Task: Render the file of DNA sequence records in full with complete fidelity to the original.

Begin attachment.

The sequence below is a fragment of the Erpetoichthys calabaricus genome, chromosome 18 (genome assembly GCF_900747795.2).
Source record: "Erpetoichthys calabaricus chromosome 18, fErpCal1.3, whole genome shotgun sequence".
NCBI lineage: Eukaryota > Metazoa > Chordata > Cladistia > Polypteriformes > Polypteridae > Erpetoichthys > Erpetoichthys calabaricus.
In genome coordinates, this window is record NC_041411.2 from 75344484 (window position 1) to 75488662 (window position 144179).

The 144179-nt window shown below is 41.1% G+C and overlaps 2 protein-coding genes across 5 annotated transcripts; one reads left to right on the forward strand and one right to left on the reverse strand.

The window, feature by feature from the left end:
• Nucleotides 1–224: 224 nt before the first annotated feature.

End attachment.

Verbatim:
The sequence below is a fragment of the Erpetoichthys calabaricus genome, chromosome 18 (genome assembly GCF_900747795.2).
Source record: "Erpetoichthys calabaricus chromosome 18, fErpCal1.3, whole genome shotgun sequence".
NCBI lineage: Eukaryota > Metazoa > Chordata > Cladistia > Polypteriformes > Polypteridae > Erpetoichthys > Erpetoichthys calabaricus.
In genome coordinates, this window is record NC_041411.2 from 75344484 (window position 1) to 75488662 (window position 144179).

The 144179-nt window shown below is 41.1% G+C and overlaps 2 protein-coding genes across 5 annotated transcripts; one reads left to right on the forward strand and one right to left on the reverse strand.

The window, feature by feature from the left end:
• Nucleotides 1–224: 224 nt before the first annotated feature.